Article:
Spring Gardening for Zone 6 in the Southern US
Spring cleaning for the yard and garden
Make your hard work count this spring.
Spring is here and with it comes the opportunity to get outdoors and tackle those chores that have been waiting for you all winter. If you´ve lost plants or shrubs during the winter, now is the time to add new plantings. If you want to redesign plantings, the spring is the best time to put your new garden plans into action. The following spring checklist should help.
- Mid- to late March is the time to scalp or dethatch warm season lawns. This practice should be done only if there is a thatch problem. Yearly practice of these methods without reason can cause potential stress to a lawn. Otherwise mow at 1.5 inches for zoysia or 0.75 inches for hybrid Bermuda through May. Mow fescue at 2 to 2.5 inches.
- Apply pre-emergent herbicides to lawns prior to the middle of March to prevent unwanted warm season weeds like crabgrass.
- March is a good month to overseed cool season turf grasses.
- Apply fertilizer to cool season lawn grasses like fescue or rye according to soil test recommendations.
- Remove winter weeds in annual beds.
- Prune roses and dwarf crape myrtles this month even though foliage has started to grow.
- Prune spring flowering plants (i.e., forsythia, dogwood, redbud, etc.) immediately following their bloom period.
- Avoid removing foliage from spring flowering bulbs. Foliage should be allowed to die naturally since it nourishes the bulb for the next year´s growth and flowers. Tying the foliage in a knot keeps it more attractive until it dies.
- Spray susceptible trees for foliar diseases during bud swell, when leaves are half-grown, and again at maturity according to label directions.
- Start spraying pine trees for foliar diseases when their buds or "candles" start to grow. (For example, tip blight on Mugho pines.) Repeat sprays according to label directions.
- Apply pre-emergent to shrub and perennial beds.
- Treat trees prone to fireblight when leaves first begin to emerge.
- Remove winter mulch from perennial and rose beds. Divide and replant overcrowded perennials.
- Control Eastern tent caterpillars as soon as they appear (as wild cherry leaves break bud); it is best to spray in early morning before they leave their tents.
- This is a good time to replace dead trees and shrubs.
- Prevent cedar-apple rust infestations on crabapple trees with a fungicide as soon as orange jelly galls emerge on cedar trees.
- Proper watering of newly planted trees and shrubs often means the difference between success and replacement.
- Check plants for powdery mildew and other foliage diseases during heavy spring rains.
- Fertilize warm season grasses according to soil test results.
- Prune out winter damage on shrubs. Prune spring flowering plants as soon as they are finished blooming.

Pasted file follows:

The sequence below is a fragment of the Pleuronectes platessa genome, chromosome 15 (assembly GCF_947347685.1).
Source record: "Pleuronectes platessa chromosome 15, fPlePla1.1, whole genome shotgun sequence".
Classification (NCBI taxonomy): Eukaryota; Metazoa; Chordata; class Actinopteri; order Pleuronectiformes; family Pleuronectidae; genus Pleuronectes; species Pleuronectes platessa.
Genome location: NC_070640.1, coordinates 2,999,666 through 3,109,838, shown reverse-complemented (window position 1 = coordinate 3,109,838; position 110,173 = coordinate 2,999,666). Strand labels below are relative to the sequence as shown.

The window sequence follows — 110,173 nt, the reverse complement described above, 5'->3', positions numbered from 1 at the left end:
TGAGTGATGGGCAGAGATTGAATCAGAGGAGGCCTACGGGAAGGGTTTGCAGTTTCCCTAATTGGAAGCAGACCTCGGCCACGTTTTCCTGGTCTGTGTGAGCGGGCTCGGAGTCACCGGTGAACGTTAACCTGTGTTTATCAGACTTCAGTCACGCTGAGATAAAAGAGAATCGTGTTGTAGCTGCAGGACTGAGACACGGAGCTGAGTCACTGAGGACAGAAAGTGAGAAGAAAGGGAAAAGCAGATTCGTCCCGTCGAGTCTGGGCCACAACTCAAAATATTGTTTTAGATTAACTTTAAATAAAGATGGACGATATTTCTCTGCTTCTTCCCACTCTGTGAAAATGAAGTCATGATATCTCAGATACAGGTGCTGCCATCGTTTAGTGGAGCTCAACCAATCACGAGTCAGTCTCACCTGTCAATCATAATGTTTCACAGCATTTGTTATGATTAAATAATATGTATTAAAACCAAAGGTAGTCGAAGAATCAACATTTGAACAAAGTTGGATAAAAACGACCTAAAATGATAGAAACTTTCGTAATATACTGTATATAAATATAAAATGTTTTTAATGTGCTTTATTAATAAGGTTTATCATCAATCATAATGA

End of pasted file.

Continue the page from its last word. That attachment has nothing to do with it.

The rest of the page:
- Continue spray schedule for disease prone trees and pines.
- Lace bugs, aphids, spider mites, bagworms, etc., may start popping up in the landscape. Keep an eye on all plants.
- Fertilize any early-blooming azaleas or rhododendrons after bloom.
- Apply Di-syston granules to any barberries with a history of damage by barberry looper.
- Deadhead spring bulbs as needed, but leave the foliage alone.
- Begine prepping any annual beds that do not have pansies.
- Fertilize bulb plants that are not in pansy beds as soon as they finish blooming.
- Start roses preventative spray program to control black spot and powdery mildew. Other plants may need a preventative program also (e.g., crape myrtles and phlox).
- Thin perennials and shrubs susceptible to powdery mildew to encourage air circulation (or thin neighboring plants).
- Plant summer bulbs such as cannas, dahlias, elephant ears, caladiums, and gladiolus.
- Bagworms will be emerging soon on arborvitae, junipers, and various other plants. Treat when they are small. Untreated plants can be killed.
- Insect problems begin to climb as temperatures rise. Look for aphids, lace bugs, spider mites, webworks, elm leaf beetles, etc. Scouting frequently is the key to control.
- Check and spray the underside of leaves where insects hide.
- Shake a leaf over white paper to look for spider mites. If the tiny specks begin to crawl, mites are present.
- Late May is the best time to control borers. Check for label recommendations and controls. (Especially susceptible to borers are dogwoods, birches, and flowering cherries and plums. Spray the dogwoods.)
- Continue applications of fungicide for pine diseases according to label directions.
- If watering is needed, water deeply.
- Prune and fertilize azaleas immediately after blooming according to azalea fertilization schedule. Use Miracid or dry food.
- Fertilize perennials during the first part of May.
- Bermuda grass mowing height should be set a t 0.75 to 1 inch. Zoysia should be mowed at 1.5 inches. Fescue should be mowed at 2 to 2.5 inches. Never remove more than 1/3 of the grass height at one time.
- Apply pre-emergent to shrub and perennial beds.
- Spot spray lawns as needed for weed grasses.
- Begin pinching mums for compact growth.
- Pull pansies and plant summer annuals.
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